A recent RetailWire panel discussion evaluated a Wall St. Journal article about millennials’ move to the suburbs. As I point out below, there is plenty of contradictory information on the topic, leaving retailers with mixed messages about their retail estate strategies:
First, there is mixed data about the move toward the suburbs vs. the move back to the city. For every piece of reporting about suburban growth (like the Wall Street Journal article), there is evidence to the contrary. I don’t think it’s clear what the long-term behavior of Millennials will be.
The bigger issue, aside from demographics, is the challenging position of many mall anchors. Sears and JCP (both in varying degrees of difficulty) anchor many malls around the country, and — outside of Macy’s — there is not a strong national department store able to be a productive mall tenant around the country. Adding new tenants like restaurants and Forever 21 may help, but it’s not a systemic solution.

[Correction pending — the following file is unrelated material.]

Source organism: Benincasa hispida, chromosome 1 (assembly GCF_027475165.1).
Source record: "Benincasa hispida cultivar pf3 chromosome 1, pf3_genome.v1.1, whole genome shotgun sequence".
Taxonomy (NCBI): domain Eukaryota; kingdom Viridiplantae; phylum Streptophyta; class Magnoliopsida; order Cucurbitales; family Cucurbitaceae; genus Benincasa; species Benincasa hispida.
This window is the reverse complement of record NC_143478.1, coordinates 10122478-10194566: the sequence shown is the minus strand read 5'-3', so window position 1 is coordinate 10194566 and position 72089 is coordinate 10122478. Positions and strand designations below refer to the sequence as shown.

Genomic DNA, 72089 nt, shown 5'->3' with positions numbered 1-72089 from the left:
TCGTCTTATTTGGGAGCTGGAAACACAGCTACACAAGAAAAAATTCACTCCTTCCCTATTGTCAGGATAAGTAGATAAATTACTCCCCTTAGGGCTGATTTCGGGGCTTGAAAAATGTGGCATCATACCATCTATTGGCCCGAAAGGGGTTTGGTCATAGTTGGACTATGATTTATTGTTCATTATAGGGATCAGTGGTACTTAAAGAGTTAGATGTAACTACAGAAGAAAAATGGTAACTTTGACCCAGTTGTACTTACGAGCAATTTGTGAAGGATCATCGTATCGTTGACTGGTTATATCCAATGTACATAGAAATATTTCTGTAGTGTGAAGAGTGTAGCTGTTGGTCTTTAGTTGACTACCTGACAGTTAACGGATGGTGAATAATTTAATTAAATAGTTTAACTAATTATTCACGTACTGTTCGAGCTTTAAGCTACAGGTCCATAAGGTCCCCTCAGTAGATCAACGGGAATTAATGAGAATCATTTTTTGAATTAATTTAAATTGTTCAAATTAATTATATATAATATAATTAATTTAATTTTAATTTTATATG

In many markets, “the rich get richer”…here in Milwaukee, for example, Nordstrom is (finally) adding a store to the dominant regional mall in the area while a second-tier mall like Brookfield Square struggles with its tenant mix because of weak anchors. Unless the long-term decline of the anchor department store suddenly reverses (and there is no evidence of it), mall developers have plenty of challenges on their hands.